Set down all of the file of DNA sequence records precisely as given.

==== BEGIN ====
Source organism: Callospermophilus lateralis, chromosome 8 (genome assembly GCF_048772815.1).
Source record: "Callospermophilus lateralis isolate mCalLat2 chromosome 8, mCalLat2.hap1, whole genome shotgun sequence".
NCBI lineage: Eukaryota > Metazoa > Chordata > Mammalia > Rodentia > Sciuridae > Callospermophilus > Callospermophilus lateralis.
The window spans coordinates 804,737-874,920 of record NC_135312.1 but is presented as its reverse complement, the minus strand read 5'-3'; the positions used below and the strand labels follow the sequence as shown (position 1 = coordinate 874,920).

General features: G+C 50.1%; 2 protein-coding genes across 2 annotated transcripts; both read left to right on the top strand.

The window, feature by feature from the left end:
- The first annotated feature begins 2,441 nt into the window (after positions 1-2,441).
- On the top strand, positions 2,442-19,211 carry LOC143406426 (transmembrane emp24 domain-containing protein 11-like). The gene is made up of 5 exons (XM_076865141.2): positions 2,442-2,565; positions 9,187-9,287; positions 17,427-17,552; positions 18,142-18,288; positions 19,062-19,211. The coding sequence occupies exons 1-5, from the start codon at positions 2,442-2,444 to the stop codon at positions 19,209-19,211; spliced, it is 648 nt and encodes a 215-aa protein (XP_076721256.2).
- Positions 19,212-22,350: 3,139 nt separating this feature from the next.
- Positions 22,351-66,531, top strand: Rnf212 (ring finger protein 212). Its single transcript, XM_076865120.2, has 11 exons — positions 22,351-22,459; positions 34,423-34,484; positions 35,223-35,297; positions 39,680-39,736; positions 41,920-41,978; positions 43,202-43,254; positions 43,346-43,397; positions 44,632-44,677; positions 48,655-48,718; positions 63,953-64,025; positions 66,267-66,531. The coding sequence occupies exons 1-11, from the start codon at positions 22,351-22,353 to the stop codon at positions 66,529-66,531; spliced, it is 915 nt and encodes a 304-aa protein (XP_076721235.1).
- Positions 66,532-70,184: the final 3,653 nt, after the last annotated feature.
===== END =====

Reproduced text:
Source organism: Callospermophilus lateralis, chromosome 8 (genome assembly GCF_048772815.1).
Source record: "Callospermophilus lateralis isolate mCalLat2 chromosome 8, mCalLat2.hap1, whole genome shotgun sequence".
NCBI lineage: Eukaryota > Metazoa > Chordata > Mammalia > Rodentia > Sciuridae > Callospermophilus > Callospermophilus lateralis.
The window spans coordinates 804,737-874,920 of record NC_135312.1 but is presented as its reverse complement, the minus strand read 5'-3'; the positions used below and the strand labels follow the sequence as shown (position 1 = coordinate 874,920).

General features: G+C 50.1%; 2 protein-coding genes across 2 annotated transcripts; both read left to right on the top strand.

The window, feature by feature from the left end:
- The first annotated feature begins 2,441 nt into the window (after positions 1-2,441).
- On the top strand, positions 2,442-19,211 carry LOC143406426 (transmembrane emp24 domain-containing protein 11-like). The gene is made up of 5 exons (XM_076865141.2): positions 2,442-2,565; positions 9,187-9,287; positions 17,427-17,552; positions 18,142-18,288; positions 19,062-19,211. The coding sequence occupies exons 1-5, from the start codon at positions 2,442-2,444 to the stop codon at positions 19,209-19,211; spliced, it is 648 nt and encodes a 215-aa protein (XP_076721256.2).
- Positions 19,212-22,350: 3,139 nt separating this feature from the next.
- Positions 22,351-66,531, top strand: Rnf212 (ring finger protein 212). Its single transcript, XM_076865120.2, has 11 exons — positions 22,351-22,459; positions 34,423-34,484; positions 35,223-35,297; positions 39,680-39,736; positions 41,920-41,978; positions 43,202-43,254; positions 43,346-43,397; positions 44,632-44,677; positions 48,655-48,718; positions 63,953-64,025; positions 66,267-66,531. The coding sequence occupies exons 1-11, from the start codon at positions 22,351-22,353 to the stop codon at positions 66,529-66,531; spliced, it is 915 nt and encodes a 304-aa protein (XP_076721235.1).
- Positions 66,532-70,184: the final 3,653 nt, after the last annotated feature.